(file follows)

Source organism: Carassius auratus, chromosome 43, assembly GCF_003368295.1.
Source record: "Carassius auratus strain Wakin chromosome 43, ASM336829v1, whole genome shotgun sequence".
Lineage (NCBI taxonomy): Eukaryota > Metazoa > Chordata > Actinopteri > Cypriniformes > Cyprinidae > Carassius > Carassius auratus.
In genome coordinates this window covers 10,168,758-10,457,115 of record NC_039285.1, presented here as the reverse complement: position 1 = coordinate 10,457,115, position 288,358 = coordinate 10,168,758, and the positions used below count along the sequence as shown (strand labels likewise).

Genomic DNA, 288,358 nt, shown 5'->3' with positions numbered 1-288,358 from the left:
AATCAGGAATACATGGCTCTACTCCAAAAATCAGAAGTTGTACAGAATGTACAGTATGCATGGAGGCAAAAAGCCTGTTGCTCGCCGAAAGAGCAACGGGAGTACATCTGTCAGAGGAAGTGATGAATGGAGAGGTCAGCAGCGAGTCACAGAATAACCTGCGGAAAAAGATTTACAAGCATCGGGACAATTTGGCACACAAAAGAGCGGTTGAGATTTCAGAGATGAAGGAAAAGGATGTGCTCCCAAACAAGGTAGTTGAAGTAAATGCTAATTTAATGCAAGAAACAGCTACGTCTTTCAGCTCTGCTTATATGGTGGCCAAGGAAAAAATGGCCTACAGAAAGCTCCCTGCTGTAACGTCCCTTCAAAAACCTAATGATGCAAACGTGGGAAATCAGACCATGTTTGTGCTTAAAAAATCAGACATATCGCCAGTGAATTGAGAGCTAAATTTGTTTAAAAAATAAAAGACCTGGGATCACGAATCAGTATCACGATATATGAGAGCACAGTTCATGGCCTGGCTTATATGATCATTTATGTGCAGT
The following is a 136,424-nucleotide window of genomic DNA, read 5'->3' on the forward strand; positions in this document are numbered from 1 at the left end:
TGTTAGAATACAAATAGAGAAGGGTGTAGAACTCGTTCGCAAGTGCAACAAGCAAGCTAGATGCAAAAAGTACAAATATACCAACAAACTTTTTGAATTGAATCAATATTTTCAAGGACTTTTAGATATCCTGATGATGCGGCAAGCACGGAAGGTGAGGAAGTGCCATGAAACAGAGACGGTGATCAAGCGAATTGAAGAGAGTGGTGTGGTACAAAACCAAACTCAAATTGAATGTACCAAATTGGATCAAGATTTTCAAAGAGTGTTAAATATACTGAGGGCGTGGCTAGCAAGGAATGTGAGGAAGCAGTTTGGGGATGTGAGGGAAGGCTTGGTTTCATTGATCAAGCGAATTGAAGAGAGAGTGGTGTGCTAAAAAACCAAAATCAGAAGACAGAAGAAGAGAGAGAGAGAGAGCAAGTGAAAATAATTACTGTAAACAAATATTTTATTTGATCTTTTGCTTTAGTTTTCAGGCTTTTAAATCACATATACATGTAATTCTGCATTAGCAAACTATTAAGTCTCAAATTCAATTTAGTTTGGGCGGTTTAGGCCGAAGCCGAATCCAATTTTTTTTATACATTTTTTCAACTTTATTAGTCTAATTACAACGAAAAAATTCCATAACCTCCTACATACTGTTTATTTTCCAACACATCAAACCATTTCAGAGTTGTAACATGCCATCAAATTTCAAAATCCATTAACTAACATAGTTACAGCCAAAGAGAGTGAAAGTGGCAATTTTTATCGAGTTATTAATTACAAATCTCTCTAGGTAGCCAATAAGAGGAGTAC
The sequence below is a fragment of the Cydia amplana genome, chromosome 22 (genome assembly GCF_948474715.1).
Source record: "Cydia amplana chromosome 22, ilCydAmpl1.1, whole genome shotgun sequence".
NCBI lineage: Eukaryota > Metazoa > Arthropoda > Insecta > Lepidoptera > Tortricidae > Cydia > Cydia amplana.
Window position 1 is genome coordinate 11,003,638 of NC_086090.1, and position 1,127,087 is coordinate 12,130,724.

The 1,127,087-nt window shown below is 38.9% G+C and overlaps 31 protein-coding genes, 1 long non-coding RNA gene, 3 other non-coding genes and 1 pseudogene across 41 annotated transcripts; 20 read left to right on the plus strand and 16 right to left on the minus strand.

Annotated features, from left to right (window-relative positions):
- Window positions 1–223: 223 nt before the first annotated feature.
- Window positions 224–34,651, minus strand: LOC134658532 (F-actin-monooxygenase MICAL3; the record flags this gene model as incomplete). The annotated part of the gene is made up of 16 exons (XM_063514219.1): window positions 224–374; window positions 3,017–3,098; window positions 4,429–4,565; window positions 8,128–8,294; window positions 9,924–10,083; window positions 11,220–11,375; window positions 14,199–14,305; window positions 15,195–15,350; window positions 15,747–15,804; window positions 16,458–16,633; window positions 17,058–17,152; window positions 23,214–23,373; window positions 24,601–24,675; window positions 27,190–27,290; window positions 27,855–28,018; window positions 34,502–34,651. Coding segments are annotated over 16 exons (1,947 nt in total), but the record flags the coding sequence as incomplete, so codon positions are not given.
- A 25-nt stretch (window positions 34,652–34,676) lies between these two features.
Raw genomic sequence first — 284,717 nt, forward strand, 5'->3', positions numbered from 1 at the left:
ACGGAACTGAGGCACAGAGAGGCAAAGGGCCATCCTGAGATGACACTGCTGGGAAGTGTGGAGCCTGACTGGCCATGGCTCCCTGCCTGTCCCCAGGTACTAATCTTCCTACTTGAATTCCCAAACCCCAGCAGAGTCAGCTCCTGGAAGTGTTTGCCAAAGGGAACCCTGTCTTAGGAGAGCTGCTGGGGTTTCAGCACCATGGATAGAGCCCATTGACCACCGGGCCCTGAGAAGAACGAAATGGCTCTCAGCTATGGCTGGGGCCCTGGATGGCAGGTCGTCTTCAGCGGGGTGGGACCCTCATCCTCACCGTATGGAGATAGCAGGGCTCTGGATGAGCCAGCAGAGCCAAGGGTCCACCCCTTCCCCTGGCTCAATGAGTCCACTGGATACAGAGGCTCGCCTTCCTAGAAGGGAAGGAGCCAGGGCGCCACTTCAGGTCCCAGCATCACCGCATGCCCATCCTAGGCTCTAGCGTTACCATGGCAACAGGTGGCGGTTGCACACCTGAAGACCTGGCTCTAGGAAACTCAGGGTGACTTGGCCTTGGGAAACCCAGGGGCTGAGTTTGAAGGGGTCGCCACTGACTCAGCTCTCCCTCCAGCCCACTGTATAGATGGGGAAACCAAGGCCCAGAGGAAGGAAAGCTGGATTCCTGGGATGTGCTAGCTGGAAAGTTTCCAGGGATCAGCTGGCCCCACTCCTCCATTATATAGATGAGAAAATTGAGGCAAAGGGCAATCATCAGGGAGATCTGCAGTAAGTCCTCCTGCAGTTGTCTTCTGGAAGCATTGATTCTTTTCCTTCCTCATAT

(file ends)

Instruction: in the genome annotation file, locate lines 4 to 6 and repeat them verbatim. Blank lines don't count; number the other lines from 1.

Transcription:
In genome coordinates this window covers 10,168,758-10,457,115 of record NC_039285.1, presented here as the reverse complement: position 1 = coordinate 10,457,115, position 288,358 = coordinate 10,168,758, and the positions used below count along the sequence as shown (strand labels likewise).

Genomic DNA, 288,358 nt, shown 5'->3' with positions numbered 1-288,358 from the left:
AATCAGGAATACATGGCTCTACTCCAAAAATCAGAAGTTGTACAGAATGTACAGTATGCATGGAGGCAAAAAGCCTGTTGCTCGCCGAAAGAGCAACGGGAGTACATCTGTCAGAGGAAGTGATGAATGGAGAGGTCAGCAGCGAGTCACAGAATAACCTGCGGAAAAAGATTTACAAGCATCGGGACAATTTGGCACACAAAAGAGCGGTTGAGATTTCAGAGATGAAGGAAAAGGATGTGCTCCCAAACAAGGTAGTTGAAGTAAATGCTAATTTAATGCAAGAAACAGCTACGTCTTTCAGCTCTGCTTATATGGTGGCCAAGGAAAAAATGGCCTACAGAAAGCTCCCTGCTGTAACGTCCCTTCAAAAACCTAATGATGCAAACGTGGGAAATCAGACCATGTTTGTGCTTAAAAAATCAGACATATCGCCAGTGAATTGAGAGCTAAATTTGTTTAAAAAATAAAAGACCTGGGATCACGAATCAGTATCACGATATATGAGAGCACAGTTCATGGCCTGGCTTATATGATCATTTATGTGCAGT